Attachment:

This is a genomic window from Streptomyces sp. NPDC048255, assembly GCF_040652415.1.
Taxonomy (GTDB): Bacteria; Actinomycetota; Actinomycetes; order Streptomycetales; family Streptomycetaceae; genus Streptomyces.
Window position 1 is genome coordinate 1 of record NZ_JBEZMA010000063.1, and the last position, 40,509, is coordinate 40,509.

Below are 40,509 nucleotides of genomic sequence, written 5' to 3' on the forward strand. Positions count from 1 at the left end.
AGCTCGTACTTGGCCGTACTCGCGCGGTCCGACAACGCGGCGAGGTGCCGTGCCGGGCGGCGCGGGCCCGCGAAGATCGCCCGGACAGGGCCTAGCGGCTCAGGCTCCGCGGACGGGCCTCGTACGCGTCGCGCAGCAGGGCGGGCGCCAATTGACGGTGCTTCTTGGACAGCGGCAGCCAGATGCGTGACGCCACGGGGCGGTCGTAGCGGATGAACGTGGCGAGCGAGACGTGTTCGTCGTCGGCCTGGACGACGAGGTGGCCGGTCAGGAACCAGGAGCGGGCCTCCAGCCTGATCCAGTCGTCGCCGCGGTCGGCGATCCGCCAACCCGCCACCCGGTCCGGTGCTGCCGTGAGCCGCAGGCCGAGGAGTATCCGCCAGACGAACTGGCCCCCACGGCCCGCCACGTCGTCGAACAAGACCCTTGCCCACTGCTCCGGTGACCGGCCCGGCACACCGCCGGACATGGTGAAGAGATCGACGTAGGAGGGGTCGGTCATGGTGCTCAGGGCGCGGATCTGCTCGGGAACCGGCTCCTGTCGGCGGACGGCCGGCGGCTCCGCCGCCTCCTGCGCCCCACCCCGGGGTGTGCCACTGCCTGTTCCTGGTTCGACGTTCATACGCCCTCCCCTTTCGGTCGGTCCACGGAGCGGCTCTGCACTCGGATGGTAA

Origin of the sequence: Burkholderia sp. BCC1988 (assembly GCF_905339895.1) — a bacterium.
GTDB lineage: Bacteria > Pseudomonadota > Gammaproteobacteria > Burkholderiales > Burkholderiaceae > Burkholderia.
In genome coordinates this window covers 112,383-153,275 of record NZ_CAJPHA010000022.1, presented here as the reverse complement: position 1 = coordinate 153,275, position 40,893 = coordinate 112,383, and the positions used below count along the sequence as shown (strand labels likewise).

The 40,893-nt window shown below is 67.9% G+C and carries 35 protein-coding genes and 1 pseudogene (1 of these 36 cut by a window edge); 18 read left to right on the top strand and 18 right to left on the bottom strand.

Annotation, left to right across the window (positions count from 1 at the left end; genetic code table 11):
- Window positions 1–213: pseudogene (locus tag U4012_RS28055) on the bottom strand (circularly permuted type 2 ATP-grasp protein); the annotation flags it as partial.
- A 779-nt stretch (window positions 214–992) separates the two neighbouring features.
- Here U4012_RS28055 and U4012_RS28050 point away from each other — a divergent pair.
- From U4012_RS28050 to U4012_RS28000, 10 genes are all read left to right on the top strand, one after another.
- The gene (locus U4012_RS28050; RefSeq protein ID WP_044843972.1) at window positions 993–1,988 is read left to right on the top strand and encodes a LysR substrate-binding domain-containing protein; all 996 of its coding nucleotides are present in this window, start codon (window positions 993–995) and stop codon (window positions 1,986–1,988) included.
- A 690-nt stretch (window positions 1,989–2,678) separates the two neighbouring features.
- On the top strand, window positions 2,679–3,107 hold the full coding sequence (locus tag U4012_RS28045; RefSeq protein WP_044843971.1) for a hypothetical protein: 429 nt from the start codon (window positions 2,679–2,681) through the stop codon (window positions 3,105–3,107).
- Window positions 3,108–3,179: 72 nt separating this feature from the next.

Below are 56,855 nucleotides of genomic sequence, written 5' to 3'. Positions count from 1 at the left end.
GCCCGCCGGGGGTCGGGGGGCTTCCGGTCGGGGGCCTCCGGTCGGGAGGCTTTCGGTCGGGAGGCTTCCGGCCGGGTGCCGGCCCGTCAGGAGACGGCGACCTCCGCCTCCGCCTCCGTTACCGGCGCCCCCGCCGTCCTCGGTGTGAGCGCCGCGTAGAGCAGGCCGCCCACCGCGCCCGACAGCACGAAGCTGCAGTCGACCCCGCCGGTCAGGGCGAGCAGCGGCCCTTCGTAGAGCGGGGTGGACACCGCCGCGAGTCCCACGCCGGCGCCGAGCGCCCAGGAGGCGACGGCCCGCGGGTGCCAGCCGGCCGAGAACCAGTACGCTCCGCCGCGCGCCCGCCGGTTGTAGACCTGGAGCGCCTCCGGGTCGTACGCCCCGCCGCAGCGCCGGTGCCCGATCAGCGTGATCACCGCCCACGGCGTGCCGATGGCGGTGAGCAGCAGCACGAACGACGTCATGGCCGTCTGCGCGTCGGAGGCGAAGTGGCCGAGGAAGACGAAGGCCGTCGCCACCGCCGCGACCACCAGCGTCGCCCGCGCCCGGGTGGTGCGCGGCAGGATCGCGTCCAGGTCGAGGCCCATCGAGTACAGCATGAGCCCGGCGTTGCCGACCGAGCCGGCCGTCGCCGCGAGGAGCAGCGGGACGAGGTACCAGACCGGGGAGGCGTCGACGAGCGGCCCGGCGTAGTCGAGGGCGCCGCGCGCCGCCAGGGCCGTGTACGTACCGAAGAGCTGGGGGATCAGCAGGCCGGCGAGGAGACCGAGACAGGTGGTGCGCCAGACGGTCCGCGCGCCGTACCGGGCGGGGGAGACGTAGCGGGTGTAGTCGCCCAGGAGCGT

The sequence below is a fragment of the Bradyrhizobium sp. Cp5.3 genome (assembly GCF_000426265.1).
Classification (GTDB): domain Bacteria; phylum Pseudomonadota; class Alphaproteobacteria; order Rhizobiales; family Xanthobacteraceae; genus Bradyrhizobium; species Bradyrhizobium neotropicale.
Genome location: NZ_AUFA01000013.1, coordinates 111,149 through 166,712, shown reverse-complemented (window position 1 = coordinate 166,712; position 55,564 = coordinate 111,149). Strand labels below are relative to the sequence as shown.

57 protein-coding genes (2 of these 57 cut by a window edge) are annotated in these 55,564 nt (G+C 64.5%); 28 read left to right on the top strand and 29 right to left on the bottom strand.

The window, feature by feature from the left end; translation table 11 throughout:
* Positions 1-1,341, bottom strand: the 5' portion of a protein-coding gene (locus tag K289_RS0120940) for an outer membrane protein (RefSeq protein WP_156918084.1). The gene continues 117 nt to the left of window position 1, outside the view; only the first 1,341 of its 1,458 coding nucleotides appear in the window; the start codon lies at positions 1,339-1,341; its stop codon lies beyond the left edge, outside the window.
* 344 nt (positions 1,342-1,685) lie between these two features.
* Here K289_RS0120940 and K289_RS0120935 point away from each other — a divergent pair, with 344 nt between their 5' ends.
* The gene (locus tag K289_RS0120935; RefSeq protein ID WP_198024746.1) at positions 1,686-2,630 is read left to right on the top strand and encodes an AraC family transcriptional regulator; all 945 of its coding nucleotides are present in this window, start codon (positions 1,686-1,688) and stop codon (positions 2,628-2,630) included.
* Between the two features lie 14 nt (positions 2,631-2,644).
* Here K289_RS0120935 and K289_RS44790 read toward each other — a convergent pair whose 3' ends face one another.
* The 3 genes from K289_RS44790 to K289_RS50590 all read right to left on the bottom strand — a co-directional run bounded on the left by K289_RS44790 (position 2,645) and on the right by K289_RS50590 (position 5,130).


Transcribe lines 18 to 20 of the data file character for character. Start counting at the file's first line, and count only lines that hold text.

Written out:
- Window positions 3,108–3,179: 72 nt separating this feature from the next.

Below are 56,855 nucleotides of genomic sequence, written 5' to 3'. Positions count from 1 at the left end.
GCCCGCCGGGGGTCGGGGGGCTTCCGGTCGGGGGCCTCCGGTCGGGAGGCTTTCGGTCGGGAGGCTTCCGGCCGGGTGCCGGCCCGTCAGGAGACGGCGACCTCCGCCTCCGCCTCCGTTACCGGCGCCCCCGCCGTCCTCGGTGTGAGCGCCGCGTAGAGCAGGCCGCCCACCGCGCCCGACAGCACGAAGCTGCAGTCGACCCCGCCGGTCAGGGCGAGCAGCGGCCCTTCGTAGAGCGGGGTGGACACCGCCGCGAGTCCCACGCCGGCGCCGAGCGCCCAGGAGGCGACGGCCCGCGGGTGCCAGCCGGCCGAGAACCAGTACGCTCCGCCGCGCGCCCGCCGGTTGTAGACCTGGAGCGCCTCCGGGTCGTACGCCCCGCCGCAGCGCCGGTGCCCGATCAGCGTGATCACCGCCCACGGCGTGCCGATGGCGGTGAGCAGCAGCACGAACGACGTCATGGCCGTCTGCGCGTCGGAGGCGAAGTGGCCGAGGAAGACGAAGGCCGTCGCCACCGCCGCGACCACCAGCGTCGCCCGCGCCCGGGTGGTGCGCGGCAGGATCGCGTCCAGGTCGAGGCCCATCGAGTACAGCATGAGCCCGGCGTTGCCGACCGAGCCGGCCGTCGCCGCGAGGAGCAGCGGGACGAGGTACCAGACCGGGGAGGCGTCGACGAGCGGCCCGGCGTAGTCGAGGGCGCCGCGCGCCGCCAGGGCCGTGTACGTACCGAAGAGCTGGGGGATCAGCAGGCCGGCGAGGAGACCGAGACAGGTGGTGCGCCAGACGGTCCGCGCGCCGTACCGGGCGGGGGAGACGTAGCGGGTGTAGTCGCCCAGGAGCGT